- Bang in the middle, right upfront
July 13, 2013
As the Arab Spring turns into an autumn, especially in Egypt, we ought to carefully consider just who props up radical groups across the Middle East,…
- Deflating victim Narendra Modi
July 6, 2013
With the CBI chargesheet in the Ishrat case, the carefully crafted Modi-versus-The Rest campaign has gone for a toss.
- It's time we moved mountains
July 6, 2013
Lamenting the tragedy of Uttarakhand isn't enough, we need to set up a commission to manage natural hazards, says KS Valdiya.
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The article on architect Rahul Mehrotra (January 19) is a fascinating journey through the life of an artist whose profession does not particularly demand sensitivity but he chooses to make it an integral part of his work. This resonates in environmental friendly constructions, prevention of 'impatient capitalism' from destroying beauty or taking into consideration even the comfort of elephants when working on a PWD project. We live in a country whose leaders are only known for their big talk. So it's very refreshing to know that there are some like Mehrotra, who said building is about 'softening the threshold between rich and poor', who implement their beliefs through their work.
Payal Mohta, via email
The adult picture
Trying to bring in changes in the Juvenile Justice Act due to a one-off incident of barbarism by a boy aged less than 18, in the Delhi gang-rape case, may not be a very wise decision indeed as the author of 'Hey People, Leave Those Kids Alone' points out (Comment, January 12). It is the same knee-jerk reaction which saw most of us baying for the blood of the perpetrators of that heinous crime without giving it much thought. In fact, it is society's moral duty to wean away our young ones, if they go astray, by giving them an opportunity to reform. Making them share space with hardened criminals in an adult prison would mean shutting out all other options for them.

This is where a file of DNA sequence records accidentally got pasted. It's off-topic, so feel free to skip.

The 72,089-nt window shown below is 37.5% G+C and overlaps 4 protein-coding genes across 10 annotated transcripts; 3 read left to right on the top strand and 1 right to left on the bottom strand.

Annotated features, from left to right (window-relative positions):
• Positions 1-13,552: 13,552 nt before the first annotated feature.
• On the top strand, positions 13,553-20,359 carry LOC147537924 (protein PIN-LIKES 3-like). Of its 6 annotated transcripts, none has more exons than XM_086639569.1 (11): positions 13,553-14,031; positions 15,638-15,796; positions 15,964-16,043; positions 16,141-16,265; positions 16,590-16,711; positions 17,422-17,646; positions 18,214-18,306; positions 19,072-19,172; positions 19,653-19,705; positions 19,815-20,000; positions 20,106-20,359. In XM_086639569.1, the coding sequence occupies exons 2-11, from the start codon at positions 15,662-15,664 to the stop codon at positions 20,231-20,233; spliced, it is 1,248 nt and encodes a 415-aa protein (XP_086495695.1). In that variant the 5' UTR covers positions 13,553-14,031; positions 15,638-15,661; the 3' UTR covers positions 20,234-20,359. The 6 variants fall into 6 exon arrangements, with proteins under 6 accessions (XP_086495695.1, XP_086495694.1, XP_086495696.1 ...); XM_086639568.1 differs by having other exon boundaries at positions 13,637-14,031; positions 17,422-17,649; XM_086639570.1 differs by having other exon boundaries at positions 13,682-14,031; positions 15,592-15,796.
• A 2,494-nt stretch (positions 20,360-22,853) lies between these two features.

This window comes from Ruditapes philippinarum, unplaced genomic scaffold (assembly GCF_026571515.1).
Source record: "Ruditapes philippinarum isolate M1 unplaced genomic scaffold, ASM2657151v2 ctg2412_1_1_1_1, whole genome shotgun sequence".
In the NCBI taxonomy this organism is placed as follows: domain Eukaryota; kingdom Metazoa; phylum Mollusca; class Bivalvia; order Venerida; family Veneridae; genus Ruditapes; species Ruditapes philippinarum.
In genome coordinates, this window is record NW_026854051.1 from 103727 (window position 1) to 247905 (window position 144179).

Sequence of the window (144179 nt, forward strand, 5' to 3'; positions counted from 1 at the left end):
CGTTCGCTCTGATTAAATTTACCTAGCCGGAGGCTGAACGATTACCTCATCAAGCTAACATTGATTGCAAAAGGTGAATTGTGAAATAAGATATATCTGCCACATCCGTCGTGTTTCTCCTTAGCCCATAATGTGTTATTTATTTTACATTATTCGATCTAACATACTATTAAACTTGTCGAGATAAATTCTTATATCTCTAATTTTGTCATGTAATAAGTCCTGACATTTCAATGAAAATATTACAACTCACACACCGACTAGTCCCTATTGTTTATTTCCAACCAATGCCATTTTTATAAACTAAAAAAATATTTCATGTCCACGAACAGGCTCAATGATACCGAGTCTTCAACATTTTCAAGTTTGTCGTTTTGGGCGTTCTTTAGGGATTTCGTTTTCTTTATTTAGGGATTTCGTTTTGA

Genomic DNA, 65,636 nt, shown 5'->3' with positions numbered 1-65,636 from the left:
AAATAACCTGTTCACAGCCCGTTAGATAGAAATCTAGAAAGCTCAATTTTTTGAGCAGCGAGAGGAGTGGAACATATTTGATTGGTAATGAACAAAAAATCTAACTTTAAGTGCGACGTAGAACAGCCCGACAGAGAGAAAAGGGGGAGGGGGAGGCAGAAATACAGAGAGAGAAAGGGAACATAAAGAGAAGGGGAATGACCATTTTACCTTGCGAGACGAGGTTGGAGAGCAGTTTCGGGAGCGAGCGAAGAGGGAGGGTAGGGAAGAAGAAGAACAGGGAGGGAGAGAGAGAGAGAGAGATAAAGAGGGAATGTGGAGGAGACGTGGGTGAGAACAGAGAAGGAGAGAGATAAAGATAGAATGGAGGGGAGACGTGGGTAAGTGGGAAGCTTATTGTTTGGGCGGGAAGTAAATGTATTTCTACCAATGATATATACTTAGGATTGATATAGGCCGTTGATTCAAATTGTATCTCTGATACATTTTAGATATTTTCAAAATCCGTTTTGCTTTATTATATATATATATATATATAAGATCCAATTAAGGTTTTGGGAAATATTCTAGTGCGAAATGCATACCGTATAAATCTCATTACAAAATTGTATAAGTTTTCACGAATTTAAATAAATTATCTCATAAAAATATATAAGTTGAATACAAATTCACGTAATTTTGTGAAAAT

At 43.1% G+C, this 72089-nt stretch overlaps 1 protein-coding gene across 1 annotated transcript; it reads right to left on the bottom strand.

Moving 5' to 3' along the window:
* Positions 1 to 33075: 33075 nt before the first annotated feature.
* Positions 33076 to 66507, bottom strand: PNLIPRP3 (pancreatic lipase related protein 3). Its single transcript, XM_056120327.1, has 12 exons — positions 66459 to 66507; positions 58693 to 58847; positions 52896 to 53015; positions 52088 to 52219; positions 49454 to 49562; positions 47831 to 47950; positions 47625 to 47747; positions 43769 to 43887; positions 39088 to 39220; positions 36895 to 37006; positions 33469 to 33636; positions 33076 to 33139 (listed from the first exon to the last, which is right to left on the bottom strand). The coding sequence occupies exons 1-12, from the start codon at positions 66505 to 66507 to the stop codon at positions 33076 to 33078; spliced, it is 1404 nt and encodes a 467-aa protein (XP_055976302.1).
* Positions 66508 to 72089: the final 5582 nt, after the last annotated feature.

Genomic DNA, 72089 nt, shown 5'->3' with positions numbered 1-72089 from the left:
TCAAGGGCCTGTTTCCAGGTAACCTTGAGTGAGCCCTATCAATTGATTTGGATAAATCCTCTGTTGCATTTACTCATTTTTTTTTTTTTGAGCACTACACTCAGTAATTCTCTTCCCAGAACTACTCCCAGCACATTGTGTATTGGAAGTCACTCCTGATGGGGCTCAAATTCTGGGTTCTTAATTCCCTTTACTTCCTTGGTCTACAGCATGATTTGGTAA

M Pant, via email
Tough being tough
Chidanand Rajghatta's 'Words versus actions' (January 19) is an interesting article which hits the nail on the head but offers no solution to an "international migraine", Pakistan. Though harsh to say it's true that there are no worthwhile Indian ministers to counter the pleadings of people like Pakistan's foreign minister Hina Rabbani Khar when she said that "I am happy we are not responding in kind either by word or by action to India's war-mongering statements". Like many Indians, I too am unable to understand why India cannot talk tough in the manner of Israel and the US, two countries that never talk of wishy-washy peace when national safety is involved.
BK Chatterjee, via email
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